Empathetic language

(I sent the link to this to several people yesterday and not a single solitary soul clicked on the link. See, that is why I post non-art articles here. I’d rather target different reading audiences in different places, but…)

Empathetic language

When we speak English as a common vehicle of comprehension among different language speakers, we’re always standing in the cast shadow of the nation that made it a lingua franca. Somewhere deep in every speaker’s mind, is registered this historical fact: that a superpower can impose a supernational language on all peoples.

English as the lingua franca is acknowledgement, even subconscious acknowledgement, of the most successful tribe. It’s a furthering of tribalism.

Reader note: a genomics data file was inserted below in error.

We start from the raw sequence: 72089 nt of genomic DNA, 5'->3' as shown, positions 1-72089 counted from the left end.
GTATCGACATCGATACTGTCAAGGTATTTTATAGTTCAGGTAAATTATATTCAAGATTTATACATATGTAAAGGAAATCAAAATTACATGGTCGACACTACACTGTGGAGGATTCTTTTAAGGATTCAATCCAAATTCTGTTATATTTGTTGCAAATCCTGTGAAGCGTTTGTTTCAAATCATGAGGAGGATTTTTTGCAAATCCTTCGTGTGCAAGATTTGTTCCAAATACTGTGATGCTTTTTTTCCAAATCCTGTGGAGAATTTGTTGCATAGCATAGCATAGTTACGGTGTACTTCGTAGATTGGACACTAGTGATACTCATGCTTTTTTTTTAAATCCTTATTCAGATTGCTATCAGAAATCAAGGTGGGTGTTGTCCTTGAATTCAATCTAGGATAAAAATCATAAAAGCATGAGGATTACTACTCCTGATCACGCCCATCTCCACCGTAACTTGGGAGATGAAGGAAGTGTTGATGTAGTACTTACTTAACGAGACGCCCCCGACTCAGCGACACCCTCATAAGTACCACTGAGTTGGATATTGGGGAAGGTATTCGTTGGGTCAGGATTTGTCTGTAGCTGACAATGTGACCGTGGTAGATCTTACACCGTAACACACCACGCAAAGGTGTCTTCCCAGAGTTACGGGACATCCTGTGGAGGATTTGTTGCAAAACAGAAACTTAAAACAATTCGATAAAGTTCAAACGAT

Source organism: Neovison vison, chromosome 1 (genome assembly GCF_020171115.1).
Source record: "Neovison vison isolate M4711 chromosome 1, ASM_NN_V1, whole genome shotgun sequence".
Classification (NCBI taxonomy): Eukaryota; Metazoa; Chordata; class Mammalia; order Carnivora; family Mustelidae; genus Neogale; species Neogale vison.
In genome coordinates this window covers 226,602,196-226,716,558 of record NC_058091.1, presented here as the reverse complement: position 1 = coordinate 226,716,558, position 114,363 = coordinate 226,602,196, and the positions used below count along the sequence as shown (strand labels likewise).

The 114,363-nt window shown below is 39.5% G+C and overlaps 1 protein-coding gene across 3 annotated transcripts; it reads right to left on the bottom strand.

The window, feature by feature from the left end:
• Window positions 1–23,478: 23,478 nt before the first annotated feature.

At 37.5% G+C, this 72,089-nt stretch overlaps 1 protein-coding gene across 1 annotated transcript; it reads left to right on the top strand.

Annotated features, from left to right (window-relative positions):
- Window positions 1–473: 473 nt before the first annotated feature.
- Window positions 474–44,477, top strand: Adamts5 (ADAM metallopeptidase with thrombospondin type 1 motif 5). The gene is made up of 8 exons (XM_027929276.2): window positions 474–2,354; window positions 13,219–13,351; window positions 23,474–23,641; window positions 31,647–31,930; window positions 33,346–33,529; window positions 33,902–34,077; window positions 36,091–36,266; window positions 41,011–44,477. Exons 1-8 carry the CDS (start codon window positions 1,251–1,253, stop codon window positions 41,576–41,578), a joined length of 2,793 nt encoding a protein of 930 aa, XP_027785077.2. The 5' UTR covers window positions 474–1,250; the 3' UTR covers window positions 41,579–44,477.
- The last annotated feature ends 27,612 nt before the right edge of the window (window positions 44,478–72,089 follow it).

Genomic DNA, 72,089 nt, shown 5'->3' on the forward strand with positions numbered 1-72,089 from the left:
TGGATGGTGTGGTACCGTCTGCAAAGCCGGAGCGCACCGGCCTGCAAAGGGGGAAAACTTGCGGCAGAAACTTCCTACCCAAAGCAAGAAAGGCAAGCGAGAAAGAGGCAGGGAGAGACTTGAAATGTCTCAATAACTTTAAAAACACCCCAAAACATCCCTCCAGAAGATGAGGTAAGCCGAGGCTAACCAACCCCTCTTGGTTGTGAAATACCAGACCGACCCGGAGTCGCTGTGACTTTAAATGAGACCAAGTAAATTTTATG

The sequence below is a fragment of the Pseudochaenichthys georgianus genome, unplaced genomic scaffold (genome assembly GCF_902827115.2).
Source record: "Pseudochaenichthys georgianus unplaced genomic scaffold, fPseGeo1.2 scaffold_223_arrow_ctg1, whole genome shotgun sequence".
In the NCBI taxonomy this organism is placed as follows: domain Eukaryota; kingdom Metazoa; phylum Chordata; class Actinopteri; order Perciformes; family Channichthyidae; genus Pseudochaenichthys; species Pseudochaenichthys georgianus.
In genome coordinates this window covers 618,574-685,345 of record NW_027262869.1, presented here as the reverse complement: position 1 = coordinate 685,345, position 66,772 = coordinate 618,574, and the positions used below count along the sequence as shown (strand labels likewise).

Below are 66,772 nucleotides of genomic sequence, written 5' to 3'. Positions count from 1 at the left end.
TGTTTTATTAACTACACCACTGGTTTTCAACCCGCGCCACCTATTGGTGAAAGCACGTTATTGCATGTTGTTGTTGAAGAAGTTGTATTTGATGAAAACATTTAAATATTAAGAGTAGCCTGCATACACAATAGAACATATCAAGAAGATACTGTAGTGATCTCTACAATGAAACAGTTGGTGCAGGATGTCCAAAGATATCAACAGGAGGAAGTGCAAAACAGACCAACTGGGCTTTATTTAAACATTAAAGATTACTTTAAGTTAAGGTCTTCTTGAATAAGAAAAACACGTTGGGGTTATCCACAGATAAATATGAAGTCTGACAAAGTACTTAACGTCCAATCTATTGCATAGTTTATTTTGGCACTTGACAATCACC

When we choose to speak a nationless language such as Esperanto, we enter into a contract of choice. Tribalism shrinks in importance and we can more successfully enter the skin of ‘the other’.
Do we want to speak from a position of power? Do we want others in the world to live in our empire?
Or do we want to enter into a communication contract in which we and ‘the other’ can be inherently at the same level?

Native English speakers don’t need to make a choice of common language, but we can make a choice, unlike students around the world who have had the study of a foreign language — English — imposed upon them. The dominant lingua franca is a long and cold cast shadow.

Someday the shadow may be Mandarin. It will still be cast by power onto the less influential.

Ending note: Esperanto is based upon European languages, but European colonialism never spread the language. It has not been a language of conquerors, but of stubborn freedom lovers.
Feel free to explore other auxiliary languages. Esperanto has the largest user base, but don’t let that limit you. In this internet age, a little-known language can rapidly take off.